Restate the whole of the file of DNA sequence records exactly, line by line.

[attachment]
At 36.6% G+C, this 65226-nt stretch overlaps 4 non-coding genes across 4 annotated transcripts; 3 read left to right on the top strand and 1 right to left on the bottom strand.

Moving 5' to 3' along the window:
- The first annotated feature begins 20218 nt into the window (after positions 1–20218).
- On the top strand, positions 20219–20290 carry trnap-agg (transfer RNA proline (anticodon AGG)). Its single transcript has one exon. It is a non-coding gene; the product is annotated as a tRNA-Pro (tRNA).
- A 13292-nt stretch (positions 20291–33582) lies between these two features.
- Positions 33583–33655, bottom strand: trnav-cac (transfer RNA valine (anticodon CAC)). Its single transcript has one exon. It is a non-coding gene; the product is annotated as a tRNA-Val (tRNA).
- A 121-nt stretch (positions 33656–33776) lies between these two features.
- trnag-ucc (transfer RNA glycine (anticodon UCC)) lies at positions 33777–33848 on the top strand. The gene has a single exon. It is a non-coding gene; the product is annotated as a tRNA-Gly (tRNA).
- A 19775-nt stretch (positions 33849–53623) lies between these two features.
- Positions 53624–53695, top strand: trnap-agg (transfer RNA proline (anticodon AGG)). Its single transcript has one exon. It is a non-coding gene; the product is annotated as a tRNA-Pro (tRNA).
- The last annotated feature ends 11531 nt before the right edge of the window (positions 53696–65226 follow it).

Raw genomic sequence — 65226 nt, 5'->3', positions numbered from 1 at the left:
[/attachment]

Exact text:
At 36.6% G+C, this 65226-nt stretch overlaps 4 non-coding genes across 4 annotated transcripts; 3 read left to right on the top strand and 1 right to left on the bottom strand.

Moving 5' to 3' along the window:
- The first annotated feature begins 20218 nt into the window (after positions 1–20218).
- On the top strand, positions 20219–20290 carry trnap-agg (transfer RNA proline (anticodon AGG)). Its single transcript has one exon. It is a non-coding gene; the product is annotated as a tRNA-Pro (tRNA).
- A 13292-nt stretch (positions 20291–33582) lies between these two features.
- Positions 33583–33655, bottom strand: trnav-cac (transfer RNA valine (anticodon CAC)). Its single transcript has one exon. It is a non-coding gene; the product is annotated as a tRNA-Val (tRNA).
- A 121-nt stretch (positions 33656–33776) lies between these two features.
- trnag-ucc (transfer RNA glycine (anticodon UCC)) lies at positions 33777–33848 on the top strand. The gene has a single exon. It is a non-coding gene; the product is annotated as a tRNA-Gly (tRNA).
- A 19775-nt stretch (positions 33849–53623) lies between these two features.
- Positions 53624–53695, top strand: trnap-agg (transfer RNA proline (anticodon AGG)). Its single transcript has one exon. It is a non-coding gene; the product is annotated as a tRNA-Pro (tRNA).
- The last annotated feature ends 11531 nt before the right edge of the window (positions 53696–65226 follow it).

Raw genomic sequence — 65226 nt, 5'->3', positions numbered from 1 at the left: